Where does Jesus get his notion of servant-king?  He gets it from scripture.  Kings are to be servants.  The two on the road to Emmaus were in despair because the person they thought was to be king was killed by the very Romans he was to overthrow.  The stranger walking with the two reminded them that scriptures said Messiah would suffer many things.  The notion of servant Messiah is a Hebrew notion.  God did not want the people to have a king.  God wanted to be their king.  We get these images in the temptation of Jesus to be a king who would gather to himself.  “The king will take your sons into the army; the king will take your daughters to be servants in his household, and the king will take your flocks and fields.”  Pottery has been found in many of the towns of the old temple period with the inscription on the handle “La Melech” which means belonging to the king.  This is where you put a portion of your field that went to the king’s palace.  The people wanted a king because everybody had a king.

The remains of a king’s throne were found just outside the gate at tel Dan.  Judges and kings sat at gates.  All that is left is what was used for a wooden post for a canopy over the throne and a footstool.  The Assyrians stole the throne.  The people bowed and kissed the king at the footstool of the throne.  Servants kiss their master’s feet, equals kiss on the cheek.  Kings glorified themselves on their palace walls with images of people bowing down to them.  The walls at Nineveh have pictures of captured Jews bowing down to Sennacherib and pictures of booty being gathered from countries they have sacked.

Saul was king because he stood head and shoulders above the rest of the Israelites.  The people chose Saul to be their king.  He was big and impressive.  The Bible says of King Saul, “When you were strong in your own eyes I could not use you.”

Samuel went to Bethlehem and asked Jesse to bring out his sons.  Jesse brings out four hunk sons on steroids.  Samuel went down the line and says, “No” to each one.  Samuel says, “Is this all?”  Jesse says, “There is the runt of the litter, but he is out in the wilderness with a few sheep.”

This is the theology of a king in scripture that influenced Jesus’ notion of king.  There is no better experience and job description than that of a shepherd for being a king.  A shepherd has to keep his eye on the weakest sheep, and he has to constantly count the sheep to keep track of them and to look for any that have strayed.  David was brought to Samuel.  David was a short, scrawny, little whippersnapper.  When it says David had a ruddy complexion it would have been understood that he freckled easily in the sun.  In religious art, David is a combination of Zeus and Mercury.  In the Bible, he is a scrawny little kid.  The human notion of David is that he has to be big and impressive.  No one would want to go see a statue of a scrawny little David in Florence, Italy!  The theology of the king is found when they bring David.  Samuel explains why he did not choose one of the big hunk sons.  “People look on the outside, God looks on the inside.”  This is the key to recognizing Jesus as king.  People look on the outside.  We will find nothing in the lifestyle of Jesus that would be in keeping with the human notion of king.  If we look at the heart, we will see the king and the kingdom of God.  In Renaissance art, the determination and strength shown in the eye of David, in Michelangelo’s statue, was an appropriate image of David against Goliath – the individual against society.  Some of Goliath was state and some of it was church.  Michelangelo’s David is carrying the big stick for the story of David and Goliath.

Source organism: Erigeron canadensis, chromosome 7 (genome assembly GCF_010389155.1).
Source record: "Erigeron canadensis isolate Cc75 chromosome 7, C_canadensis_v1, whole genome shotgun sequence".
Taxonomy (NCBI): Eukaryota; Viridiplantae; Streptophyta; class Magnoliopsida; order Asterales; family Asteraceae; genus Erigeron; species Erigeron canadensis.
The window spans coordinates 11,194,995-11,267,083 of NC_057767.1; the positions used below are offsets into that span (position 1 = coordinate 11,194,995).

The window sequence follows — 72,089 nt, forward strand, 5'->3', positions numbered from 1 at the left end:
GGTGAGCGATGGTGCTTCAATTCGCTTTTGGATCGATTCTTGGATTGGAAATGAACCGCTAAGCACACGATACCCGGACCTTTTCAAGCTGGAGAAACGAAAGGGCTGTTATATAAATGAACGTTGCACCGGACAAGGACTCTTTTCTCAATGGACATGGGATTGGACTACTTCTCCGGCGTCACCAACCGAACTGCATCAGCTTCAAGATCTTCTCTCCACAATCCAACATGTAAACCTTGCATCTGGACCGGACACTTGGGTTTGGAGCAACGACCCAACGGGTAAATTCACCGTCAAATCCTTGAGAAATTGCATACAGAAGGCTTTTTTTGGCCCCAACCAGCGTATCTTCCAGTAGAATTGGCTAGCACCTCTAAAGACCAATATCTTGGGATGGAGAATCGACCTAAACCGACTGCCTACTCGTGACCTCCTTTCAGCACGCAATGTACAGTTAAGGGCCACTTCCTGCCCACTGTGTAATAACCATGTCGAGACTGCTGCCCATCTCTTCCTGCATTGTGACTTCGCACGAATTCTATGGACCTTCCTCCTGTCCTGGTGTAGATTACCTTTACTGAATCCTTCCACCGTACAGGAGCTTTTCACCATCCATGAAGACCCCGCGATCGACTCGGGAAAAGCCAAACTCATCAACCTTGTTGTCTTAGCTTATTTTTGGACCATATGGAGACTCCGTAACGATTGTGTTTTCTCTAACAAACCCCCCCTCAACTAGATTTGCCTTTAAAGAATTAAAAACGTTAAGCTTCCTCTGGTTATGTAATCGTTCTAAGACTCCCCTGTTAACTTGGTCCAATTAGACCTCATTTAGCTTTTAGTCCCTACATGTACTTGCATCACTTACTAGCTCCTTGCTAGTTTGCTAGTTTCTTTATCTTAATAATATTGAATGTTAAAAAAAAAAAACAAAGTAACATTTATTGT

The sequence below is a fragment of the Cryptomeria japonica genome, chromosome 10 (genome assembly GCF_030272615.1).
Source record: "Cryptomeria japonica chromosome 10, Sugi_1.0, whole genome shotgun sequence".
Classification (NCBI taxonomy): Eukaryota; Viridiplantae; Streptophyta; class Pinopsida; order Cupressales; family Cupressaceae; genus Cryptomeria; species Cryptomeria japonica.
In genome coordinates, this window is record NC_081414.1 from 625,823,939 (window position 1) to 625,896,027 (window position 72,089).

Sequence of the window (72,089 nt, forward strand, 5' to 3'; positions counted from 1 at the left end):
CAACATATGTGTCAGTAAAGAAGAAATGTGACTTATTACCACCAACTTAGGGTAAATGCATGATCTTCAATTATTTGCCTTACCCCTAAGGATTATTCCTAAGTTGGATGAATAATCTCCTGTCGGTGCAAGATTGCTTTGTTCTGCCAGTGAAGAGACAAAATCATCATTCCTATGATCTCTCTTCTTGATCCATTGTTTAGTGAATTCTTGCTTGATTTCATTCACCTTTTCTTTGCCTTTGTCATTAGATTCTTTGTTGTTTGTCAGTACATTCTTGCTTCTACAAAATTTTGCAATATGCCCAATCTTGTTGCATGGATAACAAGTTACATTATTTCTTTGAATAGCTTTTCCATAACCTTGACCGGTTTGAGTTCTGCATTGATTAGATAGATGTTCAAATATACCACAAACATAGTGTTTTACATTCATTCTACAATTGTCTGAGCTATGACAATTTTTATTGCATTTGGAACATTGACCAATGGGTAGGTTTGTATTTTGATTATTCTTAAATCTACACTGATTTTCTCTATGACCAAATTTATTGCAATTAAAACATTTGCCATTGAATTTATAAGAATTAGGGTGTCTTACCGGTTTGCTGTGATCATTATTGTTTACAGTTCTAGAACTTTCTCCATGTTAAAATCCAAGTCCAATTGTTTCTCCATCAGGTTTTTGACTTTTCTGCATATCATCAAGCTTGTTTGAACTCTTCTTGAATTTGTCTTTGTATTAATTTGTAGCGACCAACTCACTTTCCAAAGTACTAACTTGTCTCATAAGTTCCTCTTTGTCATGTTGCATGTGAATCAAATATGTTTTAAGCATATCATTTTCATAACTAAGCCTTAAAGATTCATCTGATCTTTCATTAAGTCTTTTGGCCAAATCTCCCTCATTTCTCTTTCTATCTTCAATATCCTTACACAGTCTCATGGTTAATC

David went to the Elah valley (pictured here after the spring rains) where his brothers were fighting the Philistines with Saul where they had been camped for forty days.  The Philistines were camped at the hill of Socoh and Saul was across from them.  When David got to the camp with some cheese and bread for his brothers, he started asking questions.  David asked, “Who is this uncircumcised Philistine that he should defy the armies of the living God?”  Rumor of this came to Saul’s tent and Saul invited David in.  David said, “The Lord, who saved me from the paw of the lion and from the paw of the bear will save me from the hand of this Philistine.”  David said he would fight the Philistine.  Saul wanted David to put on his armor.  But when David put on the armor and turned around, the armor did not move!  David said he could not wear it.  Saul was head and shoulders above the Israelites and David was a little squirt.  David went down to the Elah brook and picked up five smooth stones.  The flash floods over the limestone make the rocks roll there, and they become smooth.  David only needed the first stone.  Some scholars question this story because it is such an enjoyable story to read.  They believe it is more a theological statement about David.  Evidence that it may be an historical memory is that without that story there would be no explanation for the jealousy against David that obsessed Saul for the rest of his life.

It is interesting that Samuel went to Bethlehem looking for a king but found him with sheep.  The magi came to Bethlehem looking for a king.  The king is found in unexpected places and the king’s activities are found in unexpected places.  These stories are for the theology of the king.  1 Sam 16:7 ” . . . For the Lord sees not as man sees:  man looks at the outward appearance. but the Lord looks at the heart.”